HONG KONG – After inking a recent deal with China’s Jiangsu Hengrui Medicine Co. Ltd., South Korea’s Crystalgenomics Inc. is celebrating its 20th anniversary by seeking more partners to further develop its anti-PD-1 inhibitor pipeline.
Sebin Jung, Crystalgenomics’ deputy investor and public relations manager, told BioWorld the company would continue to use “various methods, such as mergers and acquisitions as well as agreements, to take ourselves to the next level in our development.”
She said that “rather than start from scratch to research and develop our own PD-1 inhibitor to catch up with other PD-1 inhibitor developers, which could be described as an infinite challenge, we sought to partner with a PD-1 inhibitor that was already market-tested and thus guaranteed in terms of safety.”
Crystalgenomics’ first license agreement, disclosed with Hengrui on April 20, will focus on developing, seeking regulatory approval for and commercializing camrelizumab, a PD-1 inhibitor, in South Korea. The company will pay up to $87.75 million in up-front and milestone payments, as well as royalties of 10% to 12% based on net sales of the product.
The agreement was signed with favorable terms for Crystalgenomics. Korea was one of the sites where global clinical trials were conducted, so Crystalgenomics was able to benefit from the data without incurring the cost of clinical trials. It can also start selling the drug to patients in Korea in the near future.
Another favorable aspect for Korean patients is the cost. Camrelizumab’s market price in China is currently half the cost of other available inhibitors such as Opdivo (nivolumab, Bristol Myers Squibb Co.) and Keytruda (pembrolizumab, Merck & Co. Inc.).
Jung explained that Crystalgenomics and Hengrui built the relationship in a little over a year, as representatives met each other frequently at industry conferences. The last stage of the agreement negotiations were done over the phone and via email, as the COVID-19 pandemic prevented overseas travel and in-person meetings.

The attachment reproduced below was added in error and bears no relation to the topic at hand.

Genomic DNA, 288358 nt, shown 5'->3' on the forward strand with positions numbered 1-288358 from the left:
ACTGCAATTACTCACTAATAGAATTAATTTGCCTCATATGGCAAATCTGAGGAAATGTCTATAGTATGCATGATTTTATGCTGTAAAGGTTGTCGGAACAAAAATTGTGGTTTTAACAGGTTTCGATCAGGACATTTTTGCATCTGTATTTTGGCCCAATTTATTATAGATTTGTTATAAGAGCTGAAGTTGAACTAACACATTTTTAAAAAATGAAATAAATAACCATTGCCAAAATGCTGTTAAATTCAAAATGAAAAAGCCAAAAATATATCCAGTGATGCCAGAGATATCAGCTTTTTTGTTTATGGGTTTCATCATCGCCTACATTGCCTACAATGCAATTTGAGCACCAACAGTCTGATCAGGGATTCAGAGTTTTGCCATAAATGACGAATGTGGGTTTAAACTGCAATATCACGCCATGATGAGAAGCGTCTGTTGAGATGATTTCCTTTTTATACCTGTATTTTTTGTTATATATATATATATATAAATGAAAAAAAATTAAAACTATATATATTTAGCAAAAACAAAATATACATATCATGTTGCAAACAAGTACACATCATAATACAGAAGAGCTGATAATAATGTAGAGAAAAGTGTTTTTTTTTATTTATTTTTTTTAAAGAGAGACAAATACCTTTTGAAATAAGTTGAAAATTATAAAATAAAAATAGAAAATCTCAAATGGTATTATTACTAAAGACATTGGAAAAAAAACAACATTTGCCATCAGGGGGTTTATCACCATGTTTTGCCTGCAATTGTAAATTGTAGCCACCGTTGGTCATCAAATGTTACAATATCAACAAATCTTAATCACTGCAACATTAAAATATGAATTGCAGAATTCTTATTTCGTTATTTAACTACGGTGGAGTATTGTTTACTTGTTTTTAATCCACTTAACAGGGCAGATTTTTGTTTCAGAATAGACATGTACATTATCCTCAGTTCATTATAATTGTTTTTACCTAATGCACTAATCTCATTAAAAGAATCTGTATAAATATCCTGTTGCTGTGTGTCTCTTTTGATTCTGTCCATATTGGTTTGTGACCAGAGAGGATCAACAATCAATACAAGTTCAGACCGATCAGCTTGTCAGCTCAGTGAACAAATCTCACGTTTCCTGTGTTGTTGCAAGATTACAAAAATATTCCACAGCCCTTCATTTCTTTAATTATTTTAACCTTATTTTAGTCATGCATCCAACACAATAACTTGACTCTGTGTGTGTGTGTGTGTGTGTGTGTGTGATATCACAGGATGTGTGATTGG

Sidley Austin LLP partners Thomas Duley and Ruchun Ji advised Hengrui on the deal.
Duley told BioWorld that he was seeing a “significant increase in innovative science in China,” that is leading to “an increase in cross-border deals and transactions.”
“As companies try to make PD-1 inhibitors more effective for more patients, they combine PD-1 with other therapies in a ‘hub-and-spokes’ model with the hub being the PD-1 inhibitor and the spokes alternate therapies,” Duley added.
Crystalgenomics’ Jung agreed, describing the “marriage” between PD-1 inhibitors and alternate therapies. “It is possible to administer one or the other [either the PD-1 inhibitor or alternate therapies] to the patient, but the two together produce a synergy in their treatment,” she said.
Sidley Austin’s Ji added that “the area is very active,” noting a big trend he has seen is Chinese pharmaceutical companies doing license agreements with overseas companies, and particularly those in Europe and the U.S.
When asked whether Sidley Austin was working on similar licensing deals, Duley and Ji commented that there were “certainly other deals we are engaged with in the same category.”
HDAC inhibitor advancing
Hengrui researches, develops, manufactures and sells a range of health care products, including antineoplastic drugs, angiomyocardiac drugs, drugs for surgery, contrast agents and antibiotics.
“This agreement helps expand the overseas market of camrelizumab, provide a quality treatment option to South Korean patients, and further enhance the company’s brand and overseas performance,” the Chinese company said in a stock market notice. “In the future, the company will continue to pursue its strategy to go global, and accelerate overseas R&D and market expansion with more partnerships.”
Meanwhile, for Crystalgenomics, work is focused on its histone deacetylase inhibitor, CG-745 (ivaltinostat). The company tentatively aims to present the results from its phase II trials in pancreatic cancer patients at the ESMO World Congress of Gastrointestinal Cancer in July 2020. The drug is intended to start phase III trials, and there is an application for a conditional sales license lodged with Korea’s Ministry of Food and Drug Safety, which should enable Crystalgenomics to start selling the product in Korea alongside the phase III trials.
The U.S. FDA granted CG-745 orphan drug designation in late August 2019.
Crystalgenomics, based in Seongnam, also has a U.S. presence under the CG Pharmaceuticals name in Emeryville, Calif. It focuses on structural chemoproteomics-based drug discovery and development. In August, the firm signed a memorandum of understanding for a strategic partnership with Switzerland’s Bellevue Asset Management AG.
Crystalgenomics’ stock climbed to ₩16,150 (US$13.216) after the deal was announced last month, with shares falling 0.39% on May 6 to close at ₩12,800.